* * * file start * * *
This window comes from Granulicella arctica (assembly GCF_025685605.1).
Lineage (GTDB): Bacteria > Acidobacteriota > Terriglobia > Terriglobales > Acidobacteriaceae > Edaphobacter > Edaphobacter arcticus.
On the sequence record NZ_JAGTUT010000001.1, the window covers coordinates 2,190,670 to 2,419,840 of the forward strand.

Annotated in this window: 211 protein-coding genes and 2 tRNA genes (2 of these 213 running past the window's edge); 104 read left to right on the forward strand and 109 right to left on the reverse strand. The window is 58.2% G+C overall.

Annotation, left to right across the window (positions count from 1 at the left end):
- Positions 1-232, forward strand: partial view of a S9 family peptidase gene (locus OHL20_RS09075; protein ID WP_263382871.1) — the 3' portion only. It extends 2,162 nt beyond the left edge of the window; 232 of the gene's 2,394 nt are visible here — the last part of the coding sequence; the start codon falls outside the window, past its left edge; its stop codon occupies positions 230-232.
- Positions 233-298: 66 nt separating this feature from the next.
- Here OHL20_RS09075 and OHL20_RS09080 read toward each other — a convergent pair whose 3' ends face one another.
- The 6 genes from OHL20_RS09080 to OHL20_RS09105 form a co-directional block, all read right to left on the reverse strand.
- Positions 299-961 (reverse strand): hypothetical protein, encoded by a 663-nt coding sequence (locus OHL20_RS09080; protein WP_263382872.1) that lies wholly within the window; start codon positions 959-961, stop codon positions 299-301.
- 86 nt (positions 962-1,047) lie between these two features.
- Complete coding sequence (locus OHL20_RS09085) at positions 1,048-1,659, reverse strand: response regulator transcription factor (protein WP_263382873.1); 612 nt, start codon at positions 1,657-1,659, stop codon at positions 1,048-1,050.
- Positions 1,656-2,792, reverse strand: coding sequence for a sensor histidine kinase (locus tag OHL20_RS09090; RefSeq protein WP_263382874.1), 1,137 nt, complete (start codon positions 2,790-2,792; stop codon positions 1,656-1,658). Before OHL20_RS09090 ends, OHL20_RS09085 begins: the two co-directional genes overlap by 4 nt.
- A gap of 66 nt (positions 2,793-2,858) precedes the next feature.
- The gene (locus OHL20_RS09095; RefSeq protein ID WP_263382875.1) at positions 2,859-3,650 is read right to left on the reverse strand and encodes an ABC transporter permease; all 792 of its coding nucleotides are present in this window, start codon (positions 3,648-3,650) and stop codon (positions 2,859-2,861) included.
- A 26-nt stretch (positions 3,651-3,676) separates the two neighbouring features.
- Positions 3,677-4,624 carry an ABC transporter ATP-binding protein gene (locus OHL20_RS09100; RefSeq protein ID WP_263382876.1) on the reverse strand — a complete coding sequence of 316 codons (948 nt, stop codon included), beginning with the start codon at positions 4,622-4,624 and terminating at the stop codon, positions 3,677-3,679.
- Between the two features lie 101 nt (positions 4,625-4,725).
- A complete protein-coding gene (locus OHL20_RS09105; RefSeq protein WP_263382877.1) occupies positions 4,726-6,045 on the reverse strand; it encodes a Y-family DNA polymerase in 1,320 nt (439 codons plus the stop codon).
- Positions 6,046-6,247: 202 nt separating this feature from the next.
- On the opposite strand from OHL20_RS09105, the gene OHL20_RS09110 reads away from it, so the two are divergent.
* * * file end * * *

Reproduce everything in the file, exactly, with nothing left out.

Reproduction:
This window comes from Granulicella arctica (assembly GCF_025685605.1).
Lineage (GTDB): Bacteria > Acidobacteriota > Terriglobia > Terriglobales > Acidobacteriaceae > Edaphobacter > Edaphobacter arcticus.
On the sequence record NZ_JAGTUT010000001.1, the window covers coordinates 2,190,670 to 2,419,840 of the forward strand.

Annotated in this window: 211 protein-coding genes and 2 tRNA genes (2 of these 213 running past the window's edge); 104 read left to right on the forward strand and 109 right to left on the reverse strand. The window is 58.2% G+C overall.

Annotation, left to right across the window (positions count from 1 at the left end):
- Positions 1-232, forward strand: partial view of a S9 family peptidase gene (locus OHL20_RS09075; protein ID WP_263382871.1) — the 3' portion only. It extends 2,162 nt beyond the left edge of the window; 232 of the gene's 2,394 nt are visible here — the last part of the coding sequence; the start codon falls outside the window, past its left edge; its stop codon occupies positions 230-232.
- Positions 233-298: 66 nt separating this feature from the next.
- Here OHL20_RS09075 and OHL20_RS09080 read toward each other — a convergent pair whose 3' ends face one another.
- The 6 genes from OHL20_RS09080 to OHL20_RS09105 form a co-directional block, all read right to left on the reverse strand.
- Positions 299-961 (reverse strand): hypothetical protein, encoded by a 663-nt coding sequence (locus OHL20_RS09080; protein WP_263382872.1) that lies wholly within the window; start codon positions 959-961, stop codon positions 299-301.
- 86 nt (positions 962-1,047) lie between these two features.
- Complete coding sequence (locus OHL20_RS09085) at positions 1,048-1,659, reverse strand: response regulator transcription factor (protein WP_263382873.1); 612 nt, start codon at positions 1,657-1,659, stop codon at positions 1,048-1,050.
- Positions 1,656-2,792, reverse strand: coding sequence for a sensor histidine kinase (locus tag OHL20_RS09090; RefSeq protein WP_263382874.1), 1,137 nt, complete (start codon positions 2,790-2,792; stop codon positions 1,656-1,658). Before OHL20_RS09090 ends, OHL20_RS09085 begins: the two co-directional genes overlap by 4 nt.
- A gap of 66 nt (positions 2,793-2,858) precedes the next feature.
- The gene (locus OHL20_RS09095; RefSeq protein ID WP_263382875.1) at positions 2,859-3,650 is read right to left on the reverse strand and encodes an ABC transporter permease; all 792 of its coding nucleotides are present in this window, start codon (positions 3,648-3,650) and stop codon (positions 2,859-2,861) included.
- A 26-nt stretch (positions 3,651-3,676) separates the two neighbouring features.
- Positions 3,677-4,624 carry an ABC transporter ATP-binding protein gene (locus OHL20_RS09100; RefSeq protein ID WP_263382876.1) on the reverse strand — a complete coding sequence of 316 codons (948 nt, stop codon included), beginning with the start codon at positions 4,622-4,624 and terminating at the stop codon, positions 3,677-3,679.
- Between the two features lie 101 nt (positions 4,625-4,725).
- A complete protein-coding gene (locus OHL20_RS09105; RefSeq protein WP_263382877.1) occupies positions 4,726-6,045 on the reverse strand; it encodes a Y-family DNA polymerase in 1,320 nt (439 codons plus the stop codon).
- Positions 6,046-6,247: 202 nt separating this feature from the next.
- On the opposite strand from OHL20_RS09105, the gene OHL20_RS09110 reads away from it, so the two are divergent.